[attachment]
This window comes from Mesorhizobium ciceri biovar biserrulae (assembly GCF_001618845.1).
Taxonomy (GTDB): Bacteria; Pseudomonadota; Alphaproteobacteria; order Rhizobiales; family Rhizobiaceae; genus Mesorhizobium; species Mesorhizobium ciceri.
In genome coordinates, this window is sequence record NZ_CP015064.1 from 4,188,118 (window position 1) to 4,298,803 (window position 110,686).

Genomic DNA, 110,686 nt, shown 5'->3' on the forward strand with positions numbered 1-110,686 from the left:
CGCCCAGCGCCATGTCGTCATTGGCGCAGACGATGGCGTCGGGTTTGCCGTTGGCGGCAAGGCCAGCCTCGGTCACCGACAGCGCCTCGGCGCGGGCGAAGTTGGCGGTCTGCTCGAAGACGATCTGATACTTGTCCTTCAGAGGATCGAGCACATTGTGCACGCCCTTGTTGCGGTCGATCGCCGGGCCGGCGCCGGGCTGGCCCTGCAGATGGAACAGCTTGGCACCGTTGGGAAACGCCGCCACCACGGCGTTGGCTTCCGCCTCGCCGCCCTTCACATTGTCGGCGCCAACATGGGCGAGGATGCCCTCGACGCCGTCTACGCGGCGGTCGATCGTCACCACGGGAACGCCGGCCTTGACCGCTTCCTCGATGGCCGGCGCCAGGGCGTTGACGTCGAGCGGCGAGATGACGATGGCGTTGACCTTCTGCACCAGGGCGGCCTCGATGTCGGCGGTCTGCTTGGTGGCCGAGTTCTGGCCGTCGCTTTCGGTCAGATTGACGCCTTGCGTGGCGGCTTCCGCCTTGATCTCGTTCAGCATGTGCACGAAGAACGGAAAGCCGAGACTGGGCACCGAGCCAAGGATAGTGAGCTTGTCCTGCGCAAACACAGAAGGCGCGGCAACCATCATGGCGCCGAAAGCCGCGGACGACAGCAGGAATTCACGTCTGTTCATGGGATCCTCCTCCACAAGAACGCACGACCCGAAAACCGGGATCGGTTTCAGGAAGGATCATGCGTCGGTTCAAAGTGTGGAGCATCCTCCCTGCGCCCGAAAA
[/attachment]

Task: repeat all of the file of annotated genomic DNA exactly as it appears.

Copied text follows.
This window comes from Mesorhizobium ciceri biovar biserrulae (assembly GCF_001618845.1).
Taxonomy (GTDB): Bacteria; Pseudomonadota; Alphaproteobacteria; order Rhizobiales; family Rhizobiaceae; genus Mesorhizobium; species Mesorhizobium ciceri.
In genome coordinates, this window is sequence record NZ_CP015064.1 from 4,188,118 (window position 1) to 4,298,803 (window position 110,686).

Genomic DNA, 110,686 nt, shown 5'->3' on the forward strand with positions numbered 1-110,686 from the left:
CGCCCAGCGCCATGTCGTCATTGGCGCAGACGATGGCGTCGGGTTTGCCGTTGGCGGCAAGGCCAGCCTCGGTCACCGACAGCGCCTCGGCGCGGGCGAAGTTGGCGGTCTGCTCGAAGACGATCTGATACTTGTCCTTCAGAGGATCGAGCACATTGTGCACGCCCTTGTTGCGGTCGATCGCCGGGCCGGCGCCGGGCTGGCCCTGCAGATGGAACAGCTTGGCACCGTTGGGAAACGCCGCCACCACGGCGTTGGCTTCCGCCTCGCCGCCCTTCACATTGTCGGCGCCAACATGGGCGAGGATGCCCTCGACGCCGTCTACGCGGCGGTCGATCGTCACCACGGGAACGCCGGCCTTGACCGCTTCCTCGATGGCCGGCGCCAGGGCGTTGACGTCGAGCGGCGAGATGACGATGGCGTTGACCTTCTGCACCAGGGCGGCCTCGATGTCGGCGGTCTGCTTGGTGGCCGAGTTCTGGCCGTCGCTTTCGGTCAGATTGACGCCTTGCGTGGCGGCTTCCGCCTTGATCTCGTTCAGCATGTGCACGAAGAACGGAAAGCCGAGACTGGGCACCGAGCCAAGGATAGTGAGCTTGTCCTGCGCAAACACAGAAGGCGCGGCAACCATCATGGCGCCGAAAGCCGCGGACGACAGCAGGAATTCACGTCTGTTCATGGGATCCTCCTCCACAAGAACGCACGACCCGAAAACCGGGATCGGTTTCAGGAAGGATCATGCGTCGGTTCAAAGTGTGGAGCATCCTCCCTGCGCCCGAAAA